Improving Monitoring and Alerting at the UK’s Government Digital Service

In 2011, the Government Digital Service was a small team focused on delivering new services to users as quickly as possible. By 2017, they were a large organisation running mature services. Unfortunately, technical debt had built up, slowing teams down and causing problems.

I was part of a team focused on improving the way teams monitored the health of their service and dealt with alerts when things went wrong.

A dashboard the team built for alerting and monitoring


The UK’s Government Digital Service is seen as a world leader in research and design. It introduced agile ways of working to the government and transformed online public services. It did this by empowering small teams, giving them clear goals and letting them decide how they wanted to work.

As GDS had grown, different teams had emerged, all using different tooling. This meant there was a high cost for developers changing teams. There was also a high level of technical debt when it came to the way tooling was set up, due to the speed at which services had been established. This was slowing teams down.

There was also general wariness toward ‘fixing the plumbing’, after a migration from one hosting platform to AWS, which had been predicted to take 6 months, had taken over 18 months and counting. This meant teams were living with the tech debt rather than looking for change.

A new department, ‘Reliability Engineering’, had been created to solve this. It had two aims:

1. Provide a standardised set of tooling teams could use.

2. Help teams work faster by removing technical debt

Part of this focused on how teams monitor the health of their services and alert when things go wrong. This involves deciding what bits of your service to monitor, deciding when an alert should go off, and how to workout what needs fixing. Doing this well avoids broken services and problems for users, as well as saving time and stress for product teams.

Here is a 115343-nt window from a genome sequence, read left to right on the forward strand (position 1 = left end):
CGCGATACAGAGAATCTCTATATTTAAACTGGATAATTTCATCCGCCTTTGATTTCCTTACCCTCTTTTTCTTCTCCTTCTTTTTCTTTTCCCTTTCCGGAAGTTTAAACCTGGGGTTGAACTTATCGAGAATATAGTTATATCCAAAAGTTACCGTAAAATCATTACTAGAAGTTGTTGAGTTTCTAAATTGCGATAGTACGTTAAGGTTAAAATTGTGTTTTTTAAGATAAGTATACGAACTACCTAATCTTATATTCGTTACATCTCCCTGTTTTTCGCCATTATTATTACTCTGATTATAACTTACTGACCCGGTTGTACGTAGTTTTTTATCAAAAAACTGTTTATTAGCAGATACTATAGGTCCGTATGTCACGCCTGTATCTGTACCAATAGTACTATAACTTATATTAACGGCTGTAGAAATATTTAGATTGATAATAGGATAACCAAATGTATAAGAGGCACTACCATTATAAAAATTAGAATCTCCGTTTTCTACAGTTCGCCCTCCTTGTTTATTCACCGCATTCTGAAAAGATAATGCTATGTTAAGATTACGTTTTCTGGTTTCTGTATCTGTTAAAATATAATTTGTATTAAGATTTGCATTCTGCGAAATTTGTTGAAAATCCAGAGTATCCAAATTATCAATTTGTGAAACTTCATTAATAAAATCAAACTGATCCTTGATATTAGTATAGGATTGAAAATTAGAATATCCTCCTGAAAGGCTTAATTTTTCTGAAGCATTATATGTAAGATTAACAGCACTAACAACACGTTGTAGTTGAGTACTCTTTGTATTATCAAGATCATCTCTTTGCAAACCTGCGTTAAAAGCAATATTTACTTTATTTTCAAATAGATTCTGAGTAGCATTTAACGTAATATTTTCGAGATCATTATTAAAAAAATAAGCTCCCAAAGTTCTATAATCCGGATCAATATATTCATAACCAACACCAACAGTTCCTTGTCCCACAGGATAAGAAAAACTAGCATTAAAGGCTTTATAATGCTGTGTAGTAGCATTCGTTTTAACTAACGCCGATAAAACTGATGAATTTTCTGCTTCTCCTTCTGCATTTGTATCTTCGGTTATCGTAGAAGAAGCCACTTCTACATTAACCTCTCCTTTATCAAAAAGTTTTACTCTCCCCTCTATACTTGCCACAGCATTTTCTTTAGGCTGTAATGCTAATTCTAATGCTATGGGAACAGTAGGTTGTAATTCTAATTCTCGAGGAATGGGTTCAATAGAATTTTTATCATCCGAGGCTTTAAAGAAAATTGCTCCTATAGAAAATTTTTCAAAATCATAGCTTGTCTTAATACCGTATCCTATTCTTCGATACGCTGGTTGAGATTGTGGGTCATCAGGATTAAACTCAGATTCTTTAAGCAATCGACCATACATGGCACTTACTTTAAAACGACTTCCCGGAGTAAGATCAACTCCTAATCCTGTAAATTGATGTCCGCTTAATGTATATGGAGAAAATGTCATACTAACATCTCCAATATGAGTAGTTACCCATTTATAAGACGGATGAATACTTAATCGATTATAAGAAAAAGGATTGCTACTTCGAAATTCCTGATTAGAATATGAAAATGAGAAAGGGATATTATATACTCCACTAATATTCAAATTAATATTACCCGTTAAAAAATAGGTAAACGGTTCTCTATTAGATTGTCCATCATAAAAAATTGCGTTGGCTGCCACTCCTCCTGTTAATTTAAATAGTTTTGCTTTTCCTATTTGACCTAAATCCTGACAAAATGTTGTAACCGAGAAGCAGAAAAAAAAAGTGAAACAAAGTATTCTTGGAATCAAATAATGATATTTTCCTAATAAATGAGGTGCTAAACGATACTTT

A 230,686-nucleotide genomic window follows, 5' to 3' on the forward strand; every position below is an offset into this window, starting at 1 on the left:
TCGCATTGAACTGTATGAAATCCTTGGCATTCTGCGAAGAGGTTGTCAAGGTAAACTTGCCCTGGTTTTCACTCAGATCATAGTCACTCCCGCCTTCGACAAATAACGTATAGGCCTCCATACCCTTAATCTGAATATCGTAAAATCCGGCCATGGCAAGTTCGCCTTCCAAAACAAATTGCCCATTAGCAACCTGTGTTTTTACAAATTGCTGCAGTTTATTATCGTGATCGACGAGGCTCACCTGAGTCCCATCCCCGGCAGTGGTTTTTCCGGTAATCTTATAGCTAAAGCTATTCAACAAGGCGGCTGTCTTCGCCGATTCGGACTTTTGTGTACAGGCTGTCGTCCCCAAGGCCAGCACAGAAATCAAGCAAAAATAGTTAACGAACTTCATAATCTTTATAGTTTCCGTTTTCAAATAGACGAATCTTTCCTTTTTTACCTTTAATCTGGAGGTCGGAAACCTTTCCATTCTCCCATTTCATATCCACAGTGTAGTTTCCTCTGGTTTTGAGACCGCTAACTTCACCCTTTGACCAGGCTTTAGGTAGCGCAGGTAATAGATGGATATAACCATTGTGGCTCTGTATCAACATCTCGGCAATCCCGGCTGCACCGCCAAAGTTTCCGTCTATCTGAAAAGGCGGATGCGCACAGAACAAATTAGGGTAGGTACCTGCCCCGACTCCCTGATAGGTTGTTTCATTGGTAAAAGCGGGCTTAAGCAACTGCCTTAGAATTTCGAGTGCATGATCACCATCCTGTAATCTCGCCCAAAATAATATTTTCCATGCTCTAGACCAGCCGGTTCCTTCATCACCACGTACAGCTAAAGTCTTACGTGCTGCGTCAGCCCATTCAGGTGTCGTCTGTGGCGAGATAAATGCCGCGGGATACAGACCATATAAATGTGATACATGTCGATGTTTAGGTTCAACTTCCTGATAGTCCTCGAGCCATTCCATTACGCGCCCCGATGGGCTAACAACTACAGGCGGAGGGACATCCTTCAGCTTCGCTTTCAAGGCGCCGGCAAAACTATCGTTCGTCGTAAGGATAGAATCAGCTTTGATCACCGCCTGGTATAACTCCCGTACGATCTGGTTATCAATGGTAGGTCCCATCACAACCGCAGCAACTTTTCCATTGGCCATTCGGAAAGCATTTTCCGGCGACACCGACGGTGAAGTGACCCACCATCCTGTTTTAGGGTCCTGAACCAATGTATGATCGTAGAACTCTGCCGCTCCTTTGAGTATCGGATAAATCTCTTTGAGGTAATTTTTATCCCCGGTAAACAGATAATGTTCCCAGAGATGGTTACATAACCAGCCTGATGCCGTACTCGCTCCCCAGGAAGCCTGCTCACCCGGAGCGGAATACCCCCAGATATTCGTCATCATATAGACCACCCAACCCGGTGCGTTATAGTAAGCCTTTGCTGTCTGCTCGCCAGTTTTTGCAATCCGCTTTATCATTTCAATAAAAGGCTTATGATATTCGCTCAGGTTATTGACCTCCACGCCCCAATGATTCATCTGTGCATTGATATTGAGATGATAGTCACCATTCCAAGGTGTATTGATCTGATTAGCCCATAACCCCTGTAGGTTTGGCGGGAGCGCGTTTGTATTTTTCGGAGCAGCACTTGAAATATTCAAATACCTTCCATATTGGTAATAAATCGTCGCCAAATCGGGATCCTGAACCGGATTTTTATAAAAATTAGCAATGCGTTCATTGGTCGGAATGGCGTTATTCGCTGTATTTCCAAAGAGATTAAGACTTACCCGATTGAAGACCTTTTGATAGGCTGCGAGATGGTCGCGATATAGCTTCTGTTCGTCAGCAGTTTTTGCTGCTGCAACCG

I was working on several teams, including the Monitoring and Observing Team. Their role was to improve how teams monitored the health of their service and dealt with alerts. The proposal was to use Prometheus ( as the standard tool across GDS.


As a relatively newly formed team we wanted to understand if there was a need for what we were offering, and any barriers to adoption. There had been no initial research to find out if the problem we had been created to solve was a real problem for teams. This was the first thing we needed to find out.

We also needed to work out the best way of setting up our offering. The assumption was that offering a SaaS version that our team managed would be preferred. We wanted to confirm this as it would be difficult to change later.


The team consisted of a Product Manager, eight Site Reliability Engineers, a Delivery Manager, and I. I joined the team as the first User Researcher three months after they had been set up .


I managed the research from start to finish, including recruitment, as well as running research and research skills training for other teams. I was one of two researchers out of 80 people in the Reliability Engineering department, which meant I tried to make sure the research I was doing was useful for not just the team, but the department as a whole.


Assumption setting with team

This project was interesting in that the users were all internal. We had two key user groups: Product Managers and Back End Developers on teams inside GDS.

Product Managers were chosen because they would make the decision to prioritise the work involved in transitioning tooling. If we didn’t understand their needs, we might have a technically perfect solution that was never used.

Back End Developers would be the people using the alerting and monitoring, so we needed to understand if what we were building worked for them. If it didn’t we would just be spending large amounts of time and money to potentially make the situation worse

We focused on understanding how teams currently manage alerts and monitoring, as well as the perceived pros and cons of their current set up. We then looked at the perceived value of moving to Prometheus as well as potential challenges involved.

For Product Managers we also focused on current levels of understanding in terms of the value of monitoring and alerts.


This work took place over two fortnightly sprints. The first sprint involved an assumption workshop, deciding on the research questions and then starting recruitment. The second sprint was doing the interviews, and then group analysis as a team, followed by the findings playback.